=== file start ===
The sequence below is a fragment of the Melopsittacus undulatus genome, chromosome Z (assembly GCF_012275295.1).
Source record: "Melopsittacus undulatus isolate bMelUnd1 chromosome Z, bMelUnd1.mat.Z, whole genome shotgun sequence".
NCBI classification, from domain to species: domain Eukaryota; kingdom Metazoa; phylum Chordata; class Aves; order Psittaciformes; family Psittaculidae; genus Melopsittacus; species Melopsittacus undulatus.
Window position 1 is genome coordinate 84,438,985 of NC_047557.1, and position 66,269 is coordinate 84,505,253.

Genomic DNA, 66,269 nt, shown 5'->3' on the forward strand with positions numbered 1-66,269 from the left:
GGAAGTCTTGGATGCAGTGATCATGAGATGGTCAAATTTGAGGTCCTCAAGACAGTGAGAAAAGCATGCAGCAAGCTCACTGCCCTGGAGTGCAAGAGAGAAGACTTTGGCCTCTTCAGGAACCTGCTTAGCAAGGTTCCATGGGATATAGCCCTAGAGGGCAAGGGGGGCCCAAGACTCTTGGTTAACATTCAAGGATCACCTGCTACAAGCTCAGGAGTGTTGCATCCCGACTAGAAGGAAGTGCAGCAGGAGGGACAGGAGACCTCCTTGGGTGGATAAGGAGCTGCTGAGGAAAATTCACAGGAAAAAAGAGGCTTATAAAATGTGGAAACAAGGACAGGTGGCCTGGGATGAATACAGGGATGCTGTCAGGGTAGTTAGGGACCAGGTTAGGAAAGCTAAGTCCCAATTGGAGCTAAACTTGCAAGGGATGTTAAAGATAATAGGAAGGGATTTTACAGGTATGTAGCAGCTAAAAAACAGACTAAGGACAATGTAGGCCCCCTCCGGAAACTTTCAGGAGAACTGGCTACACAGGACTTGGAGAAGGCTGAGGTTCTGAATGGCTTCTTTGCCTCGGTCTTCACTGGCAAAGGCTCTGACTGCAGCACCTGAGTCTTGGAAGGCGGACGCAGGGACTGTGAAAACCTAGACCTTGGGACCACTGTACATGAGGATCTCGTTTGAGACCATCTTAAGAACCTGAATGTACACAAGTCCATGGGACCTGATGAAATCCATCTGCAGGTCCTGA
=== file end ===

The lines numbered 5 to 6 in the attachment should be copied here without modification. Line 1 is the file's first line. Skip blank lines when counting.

Genomic DNA, 66,269 nt, shown 5'->3' on the forward strand with positions numbered 1-66,269 from the left:
GGAAGTCTTGGATGCAGTGATCATGAGATGGTCAAATTTGAGGTCCTCAAGACAGTGAGAAAAGCATGCAGCAAGCTCACTGCCCTGGAGTGCAAGAGAGAAGACTTTGGCCTCTTCAGGAACCTGCTTAGCAAGGTTCCATGGGATATAGCCCTAGAGGGCAAGGGGGGCCCAAGACTCTTGGTTAACATTCAAGGATCACCTGCTACAAGCTCAGGAGTGTTGCATCCCGACTAGAAGGAAGTGCAGCAGGAGGGACAGGAGACCTCCTTGGGTGGATAAGGAGCTGCTGAGGAAAATTCACAGGAAAAAAGAGGCTTATAAAATGTGGAAACAAGGACAGGTGGCCTGGGATGAATACAGGGATGCTGTCAGGGTAGTTAGGGACCAGGTTAGGAAAGCTAAGTCCCAATTGGAGCTAAACTTGCAAGGGATGTTAAAGATAATAGGAAGGGATTTTACAGGTATGTAGCAGCTAAAAAACAGACTAAGGACAATGTAGGCCCCCTCCGGAAACTTTCAGGAGAACTGGCTACACAGGACTTGGAGAAGGCTGAGGTTCTGAATGGCTTCTTTGCCTCGGTCTTCACTGGCAAAGGCTCTGACTGCAGCACCTGAGTCTTGGAAGGCGGACGCAGGGACTGTGAAAACCTAGACCTTGGGACCACTGTACATGAGGATCTCGTTTGAGACCATCTTAAGAACCTGAATGTACACAAGTCCATGGGACCTGATGAAATCCATCTGCAGGTCCTGA